304 pp., 6.125 x 9.25, 34 illus., notes, bibl., index
Women and Guns in America
The gun-toting woman holds enormous symbolic significance in American culture. For over two centuries, women who pick up guns have disrupted the popular association of guns and masculinity, spurring debates about women's capabilities for violence as well as their capacity for full citizenship. In Her Best Shot, Laura Browder examines the relationship between women and guns and the ways in which the figure of the armed woman has served as a lightning rod for cultural issues.
Utilizing autobiographies, advertising, journalism, novels, and political tracts, among other sources, Browder traces appearances of the armed woman across a chronological spectrum from the American Revolution to the present and an ideological spectrum ranging from the Black Panthers to right-wing militias. Among the colorful characters presented here are Deborah Sampson, who disguised herself as a man to fight in the American Revolution; Pauline Cushman, who posed as a Confederate to spy for Union forces during the Civil War; Wild West sure-shot Annie Oakley; African explorer Osa Johnson; 1930s gangsters Ma Barker and Bonnie Parker; and Patty Hearst, the hostage-turned-revolutionary-turned-victim. With her entertaining and provocative analysis, Browder demonstrates that armed women both challenge and reinforce the easy equation that links guns, manhood, and American identity.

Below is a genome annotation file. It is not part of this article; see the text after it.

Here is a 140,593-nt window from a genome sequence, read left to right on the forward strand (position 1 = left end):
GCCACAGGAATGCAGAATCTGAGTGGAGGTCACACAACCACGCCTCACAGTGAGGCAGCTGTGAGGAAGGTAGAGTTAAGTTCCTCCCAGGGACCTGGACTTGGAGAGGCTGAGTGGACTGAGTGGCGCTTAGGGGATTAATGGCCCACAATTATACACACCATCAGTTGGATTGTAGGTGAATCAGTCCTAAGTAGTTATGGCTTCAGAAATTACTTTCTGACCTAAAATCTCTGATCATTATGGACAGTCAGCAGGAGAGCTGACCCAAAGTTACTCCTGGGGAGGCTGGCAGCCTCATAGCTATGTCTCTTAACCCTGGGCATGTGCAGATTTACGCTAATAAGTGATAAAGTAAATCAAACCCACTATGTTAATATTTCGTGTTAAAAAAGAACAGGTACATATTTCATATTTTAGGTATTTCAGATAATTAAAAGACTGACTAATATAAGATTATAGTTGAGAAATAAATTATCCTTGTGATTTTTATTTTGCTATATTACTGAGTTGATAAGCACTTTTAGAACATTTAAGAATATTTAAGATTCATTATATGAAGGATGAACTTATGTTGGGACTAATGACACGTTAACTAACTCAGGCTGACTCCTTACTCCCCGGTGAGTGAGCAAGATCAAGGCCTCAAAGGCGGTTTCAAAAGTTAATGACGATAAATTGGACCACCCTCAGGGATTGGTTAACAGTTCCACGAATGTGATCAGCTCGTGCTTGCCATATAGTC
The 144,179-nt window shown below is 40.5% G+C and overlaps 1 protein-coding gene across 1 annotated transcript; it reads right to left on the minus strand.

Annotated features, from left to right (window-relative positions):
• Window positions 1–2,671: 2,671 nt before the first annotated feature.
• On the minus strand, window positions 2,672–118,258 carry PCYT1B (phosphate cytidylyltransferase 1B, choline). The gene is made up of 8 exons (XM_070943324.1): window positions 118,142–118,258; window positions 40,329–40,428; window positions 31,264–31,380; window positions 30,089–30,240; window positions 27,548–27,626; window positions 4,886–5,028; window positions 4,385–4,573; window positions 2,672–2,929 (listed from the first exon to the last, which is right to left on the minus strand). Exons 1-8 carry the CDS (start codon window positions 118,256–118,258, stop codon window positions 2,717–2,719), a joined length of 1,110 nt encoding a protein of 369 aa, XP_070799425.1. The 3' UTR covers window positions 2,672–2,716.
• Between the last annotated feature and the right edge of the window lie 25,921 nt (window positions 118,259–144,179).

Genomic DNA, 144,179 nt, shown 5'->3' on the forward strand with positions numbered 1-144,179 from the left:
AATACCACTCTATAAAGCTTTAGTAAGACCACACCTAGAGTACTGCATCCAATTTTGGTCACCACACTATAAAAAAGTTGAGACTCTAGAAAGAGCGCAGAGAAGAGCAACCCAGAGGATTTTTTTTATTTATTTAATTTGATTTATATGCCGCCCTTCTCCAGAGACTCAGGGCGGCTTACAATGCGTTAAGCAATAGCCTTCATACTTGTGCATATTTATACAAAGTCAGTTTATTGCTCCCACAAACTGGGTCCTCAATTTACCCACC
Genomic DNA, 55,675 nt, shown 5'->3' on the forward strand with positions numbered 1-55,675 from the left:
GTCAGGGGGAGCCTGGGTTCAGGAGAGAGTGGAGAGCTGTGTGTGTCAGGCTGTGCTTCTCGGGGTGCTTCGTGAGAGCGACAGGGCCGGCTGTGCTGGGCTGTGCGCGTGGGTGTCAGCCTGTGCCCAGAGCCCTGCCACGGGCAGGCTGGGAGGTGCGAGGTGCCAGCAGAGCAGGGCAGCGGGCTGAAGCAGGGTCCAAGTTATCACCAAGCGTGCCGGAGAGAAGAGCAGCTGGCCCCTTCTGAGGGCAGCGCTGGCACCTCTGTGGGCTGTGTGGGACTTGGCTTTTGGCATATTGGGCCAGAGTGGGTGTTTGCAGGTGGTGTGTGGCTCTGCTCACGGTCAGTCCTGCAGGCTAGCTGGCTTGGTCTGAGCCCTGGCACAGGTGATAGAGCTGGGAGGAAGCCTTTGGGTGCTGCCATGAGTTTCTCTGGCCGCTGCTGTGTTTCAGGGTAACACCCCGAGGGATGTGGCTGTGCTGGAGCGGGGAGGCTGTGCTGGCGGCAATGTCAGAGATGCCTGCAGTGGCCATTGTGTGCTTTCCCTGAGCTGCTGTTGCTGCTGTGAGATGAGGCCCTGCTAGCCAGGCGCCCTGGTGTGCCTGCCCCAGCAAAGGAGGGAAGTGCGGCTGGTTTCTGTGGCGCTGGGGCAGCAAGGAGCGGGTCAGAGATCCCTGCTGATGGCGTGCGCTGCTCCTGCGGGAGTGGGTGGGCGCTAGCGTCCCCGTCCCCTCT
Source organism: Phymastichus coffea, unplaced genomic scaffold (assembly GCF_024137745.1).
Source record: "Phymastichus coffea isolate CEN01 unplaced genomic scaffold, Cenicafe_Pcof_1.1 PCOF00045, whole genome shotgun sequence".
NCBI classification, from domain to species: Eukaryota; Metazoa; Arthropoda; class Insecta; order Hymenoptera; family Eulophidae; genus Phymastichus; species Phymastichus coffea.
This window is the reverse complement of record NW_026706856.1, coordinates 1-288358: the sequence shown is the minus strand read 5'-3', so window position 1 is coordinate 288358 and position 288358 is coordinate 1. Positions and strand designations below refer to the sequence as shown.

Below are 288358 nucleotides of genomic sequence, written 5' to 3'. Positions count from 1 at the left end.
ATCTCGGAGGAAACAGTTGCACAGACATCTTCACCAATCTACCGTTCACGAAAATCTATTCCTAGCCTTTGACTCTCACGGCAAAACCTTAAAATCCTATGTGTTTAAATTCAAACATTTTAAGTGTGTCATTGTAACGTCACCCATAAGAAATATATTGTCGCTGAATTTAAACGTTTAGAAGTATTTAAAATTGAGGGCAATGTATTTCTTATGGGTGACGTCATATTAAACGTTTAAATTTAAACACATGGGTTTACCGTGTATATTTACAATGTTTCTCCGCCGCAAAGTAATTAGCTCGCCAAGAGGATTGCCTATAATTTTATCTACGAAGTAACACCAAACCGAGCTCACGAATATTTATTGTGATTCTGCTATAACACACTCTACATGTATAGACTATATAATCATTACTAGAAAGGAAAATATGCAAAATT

"Deftly analyzes the figure of the armed woman as both cultural hero and villain."
--American Historical Review
"A rich story."
--Journal of Social History
"Fascinating. . . . Lucidly written and clearly argued. . . . Illuminat[es] a culture of violence through the study of popular culture, media representations, and political spectacle."
--Journal of Interdisciplinary History
“Deftly explores one facet of the relationship between women and guns in American history: that most manifest in literary expression and advertising.”
--Pacific Northwest Quarterly
“Browder’s book is far-ranging. It is filled with provocative observations on class dynamics and on the biological essentialism that is--and long has been--used to define women with guns.”
--Journal of Southern History
“The work is appealingly written, satisfyingly illustrated, and well researched.”
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